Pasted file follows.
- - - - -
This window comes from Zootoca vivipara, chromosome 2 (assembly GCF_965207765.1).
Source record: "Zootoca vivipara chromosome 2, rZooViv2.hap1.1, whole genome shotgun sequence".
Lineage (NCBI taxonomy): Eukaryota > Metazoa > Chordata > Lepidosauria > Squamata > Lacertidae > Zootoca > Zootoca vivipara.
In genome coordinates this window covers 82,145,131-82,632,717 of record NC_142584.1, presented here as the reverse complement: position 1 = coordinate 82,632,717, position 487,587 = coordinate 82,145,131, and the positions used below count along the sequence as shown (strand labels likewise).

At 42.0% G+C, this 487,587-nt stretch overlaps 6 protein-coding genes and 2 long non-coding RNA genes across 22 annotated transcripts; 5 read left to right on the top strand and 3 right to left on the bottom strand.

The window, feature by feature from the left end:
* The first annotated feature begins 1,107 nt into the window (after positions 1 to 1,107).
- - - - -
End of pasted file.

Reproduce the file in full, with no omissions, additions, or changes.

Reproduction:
This window comes from Zootoca vivipara, chromosome 2 (assembly GCF_965207765.1).
Source record: "Zootoca vivipara chromosome 2, rZooViv2.hap1.1, whole genome shotgun sequence".
Lineage (NCBI taxonomy): Eukaryota > Metazoa > Chordata > Lepidosauria > Squamata > Lacertidae > Zootoca > Zootoca vivipara.
In genome coordinates this window covers 82,145,131-82,632,717 of record NC_142584.1, presented here as the reverse complement: position 1 = coordinate 82,632,717, position 487,587 = coordinate 82,145,131, and the positions used below count along the sequence as shown (strand labels likewise).

At 42.0% G+C, this 487,587-nt stretch overlaps 6 protein-coding genes and 2 long non-coding RNA genes across 22 annotated transcripts; 5 read left to right on the top strand and 3 right to left on the bottom strand.

The window, feature by feature from the left end:
* The first annotated feature begins 1,107 nt into the window (after positions 1 to 1,107).